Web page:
A Team of Advisers
One way the Briarpatch deals with the problem is to have Andy Alpine, Charles Albert Parsons, and Michael Phillips available to all members for financial and business consultation.
Michael’s involvement in Briarpatch dates from when he was director of Marketing and Planning at the Bank of California. There he met Dick Raymond, one of the bank’s clients. Raymond had been shuffled around from one department to another while trying to get official attention for the idea that the bank should provide space for its customers to meet and get to know one another. Michael thought it was a great idea, and during the three years it required to convince management, he and Dick did it on their own, holding informal gatherings at a downtown Japanese restaurant on Friday afternoons, meeting presidents, venture capitalists, entrepreneurs, foundation heads, movers, shakers, thinkers, and priests, until a small network had been formed. That was the Briarpatch network prototype.
To get the real Briarpatch off the ground, Michael left his banking job and opened up an office at Pier 40, where he gave free consultation on Wednesdays to Briar-oriented people and businesses.
Andy Alpine first got involved in this kind of open consultation when, soon after the original Briarpatch conference, 10 of the participants met in San Francisco and decided that a coordinator should be hired, someone who could coordinate and relay information to everyone about each other’s activities. A few weeks after the second meeting, 12 individuals agreed to put up $25 a month for six months. On that subsistence wage, Andy Alpine took on the job of network coordinator.
People who had heard about the Briarpatch began showing up from hundreds of miles away. As news of the Briarpatch spread, others wanted to join who knew little or nothing about it but thought it was a coming countercultural trend that they should be a part of.
- Some wanted the publicity (there is none).
- Some thought they could get funding from the Briarpatch (wrong again).
- Others confused it with a “hip” Rotary that might help them get more business.
Since that time, Michael and Andy have closed the Pier 40 office and now visit individual Briar members on Thursdays.
Today  there are 125 businesses in the Briarpatch, each of which pays a “Briarpatch Pledge” of $30 to $110 every six months. The amount depends on what each member company feels it can afford, and in some cases, Briars provide services in lieu of the pledge. Some of this money covers Andy’s small salary and phone expenses (there is no office), and the balance pays for such expenditures as parties which are celebrated on the Briar holidays of:
- Groundhog Day
- Fathers Day
- New Orleans Mardi Gras and/or Brazilian Carnival
- Leap Day
These celebrations are an important aspect of Briarpatching since it is here that most connections between members are made.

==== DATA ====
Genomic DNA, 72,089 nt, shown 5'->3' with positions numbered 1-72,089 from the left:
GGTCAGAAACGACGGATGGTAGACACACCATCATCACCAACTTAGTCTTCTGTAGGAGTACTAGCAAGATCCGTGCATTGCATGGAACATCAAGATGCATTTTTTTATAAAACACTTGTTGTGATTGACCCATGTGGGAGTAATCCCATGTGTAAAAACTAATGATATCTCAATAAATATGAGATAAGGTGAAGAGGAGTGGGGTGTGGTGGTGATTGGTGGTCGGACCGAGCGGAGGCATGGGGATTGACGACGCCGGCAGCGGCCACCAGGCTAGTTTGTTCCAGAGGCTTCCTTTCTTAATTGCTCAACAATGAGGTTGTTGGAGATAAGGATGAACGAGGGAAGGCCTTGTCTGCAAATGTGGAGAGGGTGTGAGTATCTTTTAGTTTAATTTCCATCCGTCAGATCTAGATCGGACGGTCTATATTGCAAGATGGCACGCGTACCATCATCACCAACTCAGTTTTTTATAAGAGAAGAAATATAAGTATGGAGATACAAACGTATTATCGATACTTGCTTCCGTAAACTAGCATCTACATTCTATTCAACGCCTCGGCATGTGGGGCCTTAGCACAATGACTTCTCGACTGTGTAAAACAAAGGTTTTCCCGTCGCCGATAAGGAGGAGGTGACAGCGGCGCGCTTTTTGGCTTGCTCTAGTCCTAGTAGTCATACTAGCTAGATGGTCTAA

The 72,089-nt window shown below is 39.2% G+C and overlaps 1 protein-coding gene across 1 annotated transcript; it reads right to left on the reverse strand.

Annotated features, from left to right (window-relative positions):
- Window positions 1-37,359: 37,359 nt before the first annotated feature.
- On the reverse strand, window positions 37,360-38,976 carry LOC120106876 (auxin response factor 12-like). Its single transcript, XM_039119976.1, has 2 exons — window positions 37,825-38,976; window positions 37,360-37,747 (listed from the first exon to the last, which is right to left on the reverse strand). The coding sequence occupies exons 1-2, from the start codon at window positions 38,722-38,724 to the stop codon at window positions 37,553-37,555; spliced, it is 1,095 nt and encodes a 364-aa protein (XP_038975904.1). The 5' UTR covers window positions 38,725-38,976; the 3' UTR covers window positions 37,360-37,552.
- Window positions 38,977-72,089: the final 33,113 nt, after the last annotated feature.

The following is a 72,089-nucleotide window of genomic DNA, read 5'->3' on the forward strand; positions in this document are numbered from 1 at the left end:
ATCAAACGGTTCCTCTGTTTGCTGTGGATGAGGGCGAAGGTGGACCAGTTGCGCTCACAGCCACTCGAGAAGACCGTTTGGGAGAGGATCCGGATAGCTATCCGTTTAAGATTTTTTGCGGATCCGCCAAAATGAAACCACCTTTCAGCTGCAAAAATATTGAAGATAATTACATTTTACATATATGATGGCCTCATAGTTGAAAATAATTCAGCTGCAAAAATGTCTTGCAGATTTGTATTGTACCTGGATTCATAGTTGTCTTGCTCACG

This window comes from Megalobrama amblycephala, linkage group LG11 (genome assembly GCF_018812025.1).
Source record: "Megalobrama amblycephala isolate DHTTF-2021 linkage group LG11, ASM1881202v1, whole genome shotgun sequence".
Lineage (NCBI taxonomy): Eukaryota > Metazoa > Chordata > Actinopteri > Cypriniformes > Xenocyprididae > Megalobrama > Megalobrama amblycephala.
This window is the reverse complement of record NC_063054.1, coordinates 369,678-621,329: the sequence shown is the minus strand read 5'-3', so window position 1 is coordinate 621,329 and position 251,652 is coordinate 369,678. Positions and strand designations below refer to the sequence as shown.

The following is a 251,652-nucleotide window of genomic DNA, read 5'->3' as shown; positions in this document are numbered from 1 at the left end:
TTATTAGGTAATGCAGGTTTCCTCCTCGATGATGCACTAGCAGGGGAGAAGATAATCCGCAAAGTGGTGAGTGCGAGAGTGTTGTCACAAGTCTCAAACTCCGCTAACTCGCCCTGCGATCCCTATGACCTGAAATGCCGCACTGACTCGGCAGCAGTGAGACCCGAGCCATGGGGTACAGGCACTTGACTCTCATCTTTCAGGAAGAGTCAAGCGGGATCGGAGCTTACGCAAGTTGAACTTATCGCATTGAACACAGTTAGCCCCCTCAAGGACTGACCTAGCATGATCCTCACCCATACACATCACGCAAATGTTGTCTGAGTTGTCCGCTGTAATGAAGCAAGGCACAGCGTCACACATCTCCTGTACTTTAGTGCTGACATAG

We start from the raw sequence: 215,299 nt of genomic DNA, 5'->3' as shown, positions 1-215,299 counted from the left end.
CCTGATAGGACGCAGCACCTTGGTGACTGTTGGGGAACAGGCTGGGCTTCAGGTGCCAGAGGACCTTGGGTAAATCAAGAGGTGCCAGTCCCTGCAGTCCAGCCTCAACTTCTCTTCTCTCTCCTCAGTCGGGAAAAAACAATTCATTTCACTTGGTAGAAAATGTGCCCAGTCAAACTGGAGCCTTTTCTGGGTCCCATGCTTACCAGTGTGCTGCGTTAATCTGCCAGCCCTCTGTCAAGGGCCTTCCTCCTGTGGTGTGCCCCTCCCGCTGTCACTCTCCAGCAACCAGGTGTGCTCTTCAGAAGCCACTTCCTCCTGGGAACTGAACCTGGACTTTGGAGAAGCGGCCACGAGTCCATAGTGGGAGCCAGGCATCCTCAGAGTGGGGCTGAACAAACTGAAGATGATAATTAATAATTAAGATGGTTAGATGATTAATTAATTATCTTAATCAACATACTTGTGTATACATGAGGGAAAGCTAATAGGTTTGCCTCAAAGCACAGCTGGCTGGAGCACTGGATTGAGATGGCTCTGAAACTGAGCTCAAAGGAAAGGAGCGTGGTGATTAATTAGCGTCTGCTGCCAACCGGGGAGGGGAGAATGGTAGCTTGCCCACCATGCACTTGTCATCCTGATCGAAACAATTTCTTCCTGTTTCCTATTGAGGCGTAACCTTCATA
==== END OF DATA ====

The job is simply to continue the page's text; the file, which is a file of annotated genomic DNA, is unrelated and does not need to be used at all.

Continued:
Resources, Knowledge, Skills Exchange
When they are not together, Briars can consult the Skills-Exchange Newsletter, which lists the resources, knowledge, and skills that Briars make freely available to each other. A carpenter can phone a banker to get advice about arc-welding; a writer can phone a lawyer and get advice about copyright law. When specific tasks or materials are called for, Briars will often barter rather than use money. That is not to say that Briars don’t deal with money. They do, and for that reason, Andy’s and Michael Phillips’ consultation comes in quite handy.
Service versus Competition
You cannot serve others if you are only serving yourself.
Despite the fact that Briarpatching has a certain romantic appeal, most people would still rather go around in a Mercedes than a mufti. Americans are too apt to equate with material restraint, conscious limitation, the dollar sign somehow having become synonymous with freedom in our country.
Briars are learning that you cannot serve others if you are only serving yourself. While large corporations battle away at inflation, and each other, the industry of service is wide open. It has no resistance, no enemies, and can never be depleted. Service is a particular kind of currency where impoverishment is self-imposed. If “we” are going to make it on this planet, then we are going to start behaving as “we,” which means dropping all the old games of competition and separation. If we are going to stick around for a while, then perhaps we had best figure out a way to do that, in our businesses as well as our gardens and hearts.
The best statement in this regard is a quote from Bucky Fuller which is pasted over the john in a woodworking shop in Sausalito:
Take the initiative, go to work, and above all cooperate, and don’t hold back on one another.
Any success in such lopsidedness will be increasingly short-lived.
These are the synergetic rules evolution is employing and trying to make clear to us.
They are not man-made laws.
They are the infinitely accommodative laws of the intellectual integrity governing the universe.
Genius, Inventor, Briarpatch Hero